Although often neglected (forgiveness), it is hugely important. Guilt and forgiveness are two themes that constantly recur in psychiatry. I can think of so many accounts of relationships going wrong and one of the parties having enormous feelings of guilt, which has ruined their life. Guilt results in someone becoming less of a person. (reference: Psychiatry’s best kept secret: faith and mental health).

David experienced God’s forgiveness, he did not cover up his sin, he did not hide from God, but rather confessed it and discovered a hiding place, deliverance, and peace of mind.

3       The path ahead

Forgiveness is one thing, but it is just the start of a renewed relationship with God. How should that relationship work? Richard Dawkins speaks of “the divine spy camera in the sky” that reads our every thought and keeps people on the straight and narrow. He both accepts that this is a good thing in as much as it keeps people from doing ‘really bad things,’ but also he sees it as a terrible idea that people falsely believe in such a terrible God who watches our every move adding daily to our list of misdemeanours to be dealt with on judgment day.

I remember my first job in the pharmaceutical industry. What most people don’t realise is that the pharmaceutical industry is heavily regulated and almost everything that is done in its laboratories is heavily scrutinised and controlled. We were preparing some radiolabelled drug – a process which involves a multiplicity of steps and we were told that the quality assurance department would be attending to check on our processes. That was bad enough, but it turned out that it was the head of QA himself. The head of QA was a top-class Scottish referee and once famously sent off the legendary Billy McNeil who was manager of Celtic at the time. In a testy Old firm match in 1991 he sent off the captain, one Graeme Souness (who went on to captain Liverpool and Scotland)! You can imagine our nervousness as the QA head observed our every move, clip board in hand. (Just for the record, I met the QA head a few years ago and I can say that he’s a thoroughly nice man – off the football field!). This is the picture we have of God – a divine spy camera in the sky! But is this fair?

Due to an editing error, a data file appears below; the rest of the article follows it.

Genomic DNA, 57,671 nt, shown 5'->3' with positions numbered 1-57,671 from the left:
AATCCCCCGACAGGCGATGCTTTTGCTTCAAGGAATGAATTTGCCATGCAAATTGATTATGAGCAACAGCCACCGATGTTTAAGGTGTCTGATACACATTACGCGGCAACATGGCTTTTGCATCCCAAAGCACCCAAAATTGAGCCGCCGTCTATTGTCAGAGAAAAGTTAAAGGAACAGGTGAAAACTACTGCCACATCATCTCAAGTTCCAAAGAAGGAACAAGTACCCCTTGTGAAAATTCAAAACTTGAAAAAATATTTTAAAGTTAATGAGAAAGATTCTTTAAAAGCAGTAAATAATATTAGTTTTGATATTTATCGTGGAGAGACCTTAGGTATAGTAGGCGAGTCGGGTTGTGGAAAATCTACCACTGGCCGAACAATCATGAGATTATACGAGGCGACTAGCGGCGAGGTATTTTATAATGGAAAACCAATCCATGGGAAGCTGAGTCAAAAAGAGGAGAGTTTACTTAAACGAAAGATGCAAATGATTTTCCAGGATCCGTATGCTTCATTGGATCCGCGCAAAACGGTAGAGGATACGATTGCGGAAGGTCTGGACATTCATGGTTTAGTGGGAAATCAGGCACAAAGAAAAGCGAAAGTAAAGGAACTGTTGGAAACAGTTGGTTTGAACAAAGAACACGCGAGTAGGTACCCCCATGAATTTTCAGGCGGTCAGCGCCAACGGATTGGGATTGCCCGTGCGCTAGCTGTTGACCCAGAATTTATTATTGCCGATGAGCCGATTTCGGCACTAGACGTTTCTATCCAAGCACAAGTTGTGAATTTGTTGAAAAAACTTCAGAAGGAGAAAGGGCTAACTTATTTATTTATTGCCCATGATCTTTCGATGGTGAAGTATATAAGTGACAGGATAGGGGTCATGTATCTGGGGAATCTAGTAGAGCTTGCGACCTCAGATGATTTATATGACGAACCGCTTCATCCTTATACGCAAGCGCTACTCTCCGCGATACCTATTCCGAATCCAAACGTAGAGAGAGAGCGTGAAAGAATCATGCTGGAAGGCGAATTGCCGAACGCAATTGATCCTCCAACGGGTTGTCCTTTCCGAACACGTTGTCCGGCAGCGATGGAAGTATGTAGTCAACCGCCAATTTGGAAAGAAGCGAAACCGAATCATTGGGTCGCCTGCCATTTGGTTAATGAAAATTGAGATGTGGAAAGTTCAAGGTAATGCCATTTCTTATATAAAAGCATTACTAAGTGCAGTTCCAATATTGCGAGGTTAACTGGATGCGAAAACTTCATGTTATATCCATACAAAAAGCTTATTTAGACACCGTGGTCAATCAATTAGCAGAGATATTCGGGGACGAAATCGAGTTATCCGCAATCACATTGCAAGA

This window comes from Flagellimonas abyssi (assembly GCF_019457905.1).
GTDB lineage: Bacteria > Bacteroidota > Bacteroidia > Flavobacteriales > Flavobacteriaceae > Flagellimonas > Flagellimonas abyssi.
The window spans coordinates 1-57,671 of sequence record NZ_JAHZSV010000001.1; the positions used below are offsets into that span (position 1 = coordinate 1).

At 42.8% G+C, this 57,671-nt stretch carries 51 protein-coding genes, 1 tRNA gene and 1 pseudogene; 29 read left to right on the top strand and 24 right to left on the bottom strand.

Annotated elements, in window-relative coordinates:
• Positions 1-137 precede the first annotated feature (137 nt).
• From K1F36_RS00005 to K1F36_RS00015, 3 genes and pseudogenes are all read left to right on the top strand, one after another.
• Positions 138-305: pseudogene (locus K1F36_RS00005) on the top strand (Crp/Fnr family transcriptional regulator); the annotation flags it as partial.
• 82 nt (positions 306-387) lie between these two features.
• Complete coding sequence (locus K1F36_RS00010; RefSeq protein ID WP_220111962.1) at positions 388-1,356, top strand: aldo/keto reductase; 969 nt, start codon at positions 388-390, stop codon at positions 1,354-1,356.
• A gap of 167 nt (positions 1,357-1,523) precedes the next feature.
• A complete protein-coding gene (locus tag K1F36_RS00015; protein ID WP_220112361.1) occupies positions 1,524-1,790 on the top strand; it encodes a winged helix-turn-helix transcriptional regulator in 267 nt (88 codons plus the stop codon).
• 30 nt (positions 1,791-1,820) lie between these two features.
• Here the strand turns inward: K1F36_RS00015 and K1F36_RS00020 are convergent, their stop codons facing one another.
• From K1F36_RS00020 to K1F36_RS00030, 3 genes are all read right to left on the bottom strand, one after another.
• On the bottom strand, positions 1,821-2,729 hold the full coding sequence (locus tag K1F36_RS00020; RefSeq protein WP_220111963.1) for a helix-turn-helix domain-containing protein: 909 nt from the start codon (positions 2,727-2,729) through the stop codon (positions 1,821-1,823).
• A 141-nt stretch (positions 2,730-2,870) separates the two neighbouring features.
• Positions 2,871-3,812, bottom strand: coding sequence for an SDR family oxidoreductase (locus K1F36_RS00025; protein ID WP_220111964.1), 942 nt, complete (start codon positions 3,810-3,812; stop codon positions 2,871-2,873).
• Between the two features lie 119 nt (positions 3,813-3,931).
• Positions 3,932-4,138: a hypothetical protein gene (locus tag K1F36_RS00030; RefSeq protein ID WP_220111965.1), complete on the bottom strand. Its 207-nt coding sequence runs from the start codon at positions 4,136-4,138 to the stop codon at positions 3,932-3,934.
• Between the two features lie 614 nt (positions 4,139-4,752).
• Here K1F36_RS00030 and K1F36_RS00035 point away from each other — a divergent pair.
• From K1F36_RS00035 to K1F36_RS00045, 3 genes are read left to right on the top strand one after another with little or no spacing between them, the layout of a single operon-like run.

Here’s what David says (and he’s quoting God’s words):

I will instruct you and teach you in the way you should go;
    I will counsel you with my loving eye on you.
Do not be like the horse or the mule,
    which have no understanding
but must be controlled by bit and bridle
    or they will not come to you.
10 Many are the woes of the wicked,
    but the Lord’s unfailing love
    surrounds the one who trusts in him.

Note that for David, having sinned, having confessed, having been forgiven, he now has God’s instruction for right living under God’s loving eye! David is not like a horse to be tamed and lead by a bit, he’s is under God’s unfailing love! What a remarkable thought that God says that he counsels us ‘with my loving eye on you.’

How should we respond? I think David captures it nicely:

11 Rejoice in the Lord and be glad, you righteous;
    sing, all you who are upright in heart!

This is the joy of the forgiven and the joy of those walking in God’s ways indeed!